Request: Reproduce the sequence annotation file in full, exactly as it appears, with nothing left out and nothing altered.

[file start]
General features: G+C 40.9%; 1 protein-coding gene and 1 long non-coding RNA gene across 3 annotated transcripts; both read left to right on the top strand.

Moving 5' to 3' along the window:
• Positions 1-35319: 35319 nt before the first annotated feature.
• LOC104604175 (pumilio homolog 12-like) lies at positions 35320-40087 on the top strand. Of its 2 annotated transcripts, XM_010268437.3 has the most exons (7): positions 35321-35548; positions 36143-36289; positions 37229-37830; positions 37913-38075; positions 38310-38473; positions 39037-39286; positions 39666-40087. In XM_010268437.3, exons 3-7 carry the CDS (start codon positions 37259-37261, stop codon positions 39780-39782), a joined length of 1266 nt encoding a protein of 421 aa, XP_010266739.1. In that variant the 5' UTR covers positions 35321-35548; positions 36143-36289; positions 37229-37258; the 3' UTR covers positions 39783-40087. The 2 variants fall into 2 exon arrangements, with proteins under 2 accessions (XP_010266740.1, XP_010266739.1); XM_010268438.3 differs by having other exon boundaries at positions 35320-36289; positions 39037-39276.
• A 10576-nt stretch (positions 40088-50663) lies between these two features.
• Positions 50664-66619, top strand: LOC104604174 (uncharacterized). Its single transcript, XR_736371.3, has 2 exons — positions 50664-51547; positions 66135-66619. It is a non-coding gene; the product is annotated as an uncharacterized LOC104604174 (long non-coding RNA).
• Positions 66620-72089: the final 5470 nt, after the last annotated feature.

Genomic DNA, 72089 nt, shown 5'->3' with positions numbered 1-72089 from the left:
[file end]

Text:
General features: G+C 40.9%; 1 protein-coding gene and 1 long non-coding RNA gene across 3 annotated transcripts; both read left to right on the top strand.

Moving 5' to 3' along the window:
• Positions 1-35319: 35319 nt before the first annotated feature.
• LOC104604175 (pumilio homolog 12-like) lies at positions 35320-40087 on the top strand. Of its 2 annotated transcripts, XM_010268437.3 has the most exons (7): positions 35321-35548; positions 36143-36289; positions 37229-37830; positions 37913-38075; positions 38310-38473; positions 39037-39286; positions 39666-40087. In XM_010268437.3, exons 3-7 carry the CDS (start codon positions 37259-37261, stop codon positions 39780-39782), a joined length of 1266 nt encoding a protein of 421 aa, XP_010266739.1. In that variant the 5' UTR covers positions 35321-35548; positions 36143-36289; positions 37229-37258; the 3' UTR covers positions 39783-40087. The 2 variants fall into 2 exon arrangements, with proteins under 2 accessions (XP_010266740.1, XP_010266739.1); XM_010268438.3 differs by having other exon boundaries at positions 35320-36289; positions 39037-39276.
• A 10576-nt stretch (positions 40088-50663) lies between these two features.
• Positions 50664-66619, top strand: LOC104604174 (uncharacterized). Its single transcript, XR_736371.3, has 2 exons — positions 50664-51547; positions 66135-66619. It is a non-coding gene; the product is annotated as an uncharacterized LOC104604174 (long non-coding RNA).
• Positions 66620-72089: the final 5470 nt, after the last annotated feature.

Genomic DNA, 72089 nt, shown 5'->3' with positions numbered 1-72089 from the left: